What is limited representation?
- Sometimes called:
- Limited scope representation
- Unbundled service
- Discreet legal representation
- It is when an attorney helps you with part of your case, but not all of the case.
- You and the attorney talk about all of the parts of your case.
- The attorney helps you with one or more of the parts of the case.
- You do the rest of the parts by yourself.
What are the parts of the case I will talk about with the attorney?
- You and the attorney will look at these parts of the case. You and the attorney will decide what parts of the case the attorney will handle for you.
- Finding information or facts
- Getting information from the other side in your case, banks, agencies or other businesses
- Filling out forms
- Filing papers with the court
- Going to court
- Talking to the other side in your case
- You and the attorney will agree on what part of the case you will handle and what part the attorney will handle.
What kinds of cases can use limited representation?
- Any non-criminal case might be appropriate for limited representation.
How can I choose limited representation?
- Ask the attorney if they offer limited representation.
- Talk about the parts of your case and what you want the attorney to do
- Talk to the attorney about the cost of having the attorney do those parts
- Decide if you can do the other parts by yourself
- Ask the attorney if they will help you more if you decide you cannot do it by yourself
- Talk about how much the attorney will charge for more help
Will the court let me represent myself, or have help with only some parts of my case?
- You may represent yourself, but it may not be the best thing for you in your case.
- Iowa law lets attorneys help with some parts of the case.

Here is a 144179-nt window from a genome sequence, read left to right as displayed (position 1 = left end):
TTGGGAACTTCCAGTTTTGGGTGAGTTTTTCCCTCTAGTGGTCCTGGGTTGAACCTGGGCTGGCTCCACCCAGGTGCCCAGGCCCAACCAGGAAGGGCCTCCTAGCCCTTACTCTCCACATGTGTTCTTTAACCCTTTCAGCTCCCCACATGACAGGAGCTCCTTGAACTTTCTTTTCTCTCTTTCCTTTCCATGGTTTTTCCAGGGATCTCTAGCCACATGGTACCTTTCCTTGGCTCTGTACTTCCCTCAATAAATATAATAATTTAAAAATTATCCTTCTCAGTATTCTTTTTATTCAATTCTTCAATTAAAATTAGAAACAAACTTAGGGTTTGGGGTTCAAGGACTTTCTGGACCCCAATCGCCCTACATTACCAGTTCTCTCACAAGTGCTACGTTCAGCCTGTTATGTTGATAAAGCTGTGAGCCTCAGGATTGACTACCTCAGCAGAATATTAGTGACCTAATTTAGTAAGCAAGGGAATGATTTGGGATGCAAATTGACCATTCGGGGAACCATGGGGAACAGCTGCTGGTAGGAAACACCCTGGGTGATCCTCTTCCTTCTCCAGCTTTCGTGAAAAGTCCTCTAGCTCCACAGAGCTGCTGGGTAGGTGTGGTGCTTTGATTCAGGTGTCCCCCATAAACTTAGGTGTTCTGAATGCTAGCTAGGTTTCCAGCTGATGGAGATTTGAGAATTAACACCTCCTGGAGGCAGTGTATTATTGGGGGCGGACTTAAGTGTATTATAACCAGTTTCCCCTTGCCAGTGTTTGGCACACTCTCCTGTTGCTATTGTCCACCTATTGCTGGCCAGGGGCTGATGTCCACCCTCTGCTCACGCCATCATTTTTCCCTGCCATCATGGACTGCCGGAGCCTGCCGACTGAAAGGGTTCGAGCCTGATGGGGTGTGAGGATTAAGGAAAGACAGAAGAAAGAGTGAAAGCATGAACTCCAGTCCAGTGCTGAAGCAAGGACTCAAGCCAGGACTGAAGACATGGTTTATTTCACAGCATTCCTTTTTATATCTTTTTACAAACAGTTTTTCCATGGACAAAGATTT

- The attorney tells the court that the representation is limited.
- When the attorney is done with their part of your case, they tell the court that part is done.
Why do people choose limited representation?
- If a person has limited income or resources, they can still get some help or advice from an attorney.
- If a person does some of the work, it saves the attorney time.
- Attorneys charge for the time they work on a case.
- If the attorney spends less time on a case, the total fees are less.
- A person has more control of their own case when they do some of the work.
- If the person tries to do some of the work but finds that the case is too difficult, they can ask the attorney to do more or all of the work.
- If the person goes back to the same attorney for more help, the attorney will already know about the case.
Iowa Legal Aid provides help to low-income Iowans.
To apply for help from Iowa Legal Aid:
- Call 800-532-1275.
- Iowans age 60 and over, call 800-992-8161.
- Apply online at iowalegalaid.org
If Iowa Legal Aid cannot help, look for an attorney on “Find A Lawyer” on the Iowa State Bar Association website iowabar.org. A private attorney there can talk with you for a fee of $25 for 30 minutes of legal advice.
*As you read this information, remember this article is not a substitute for legal advice.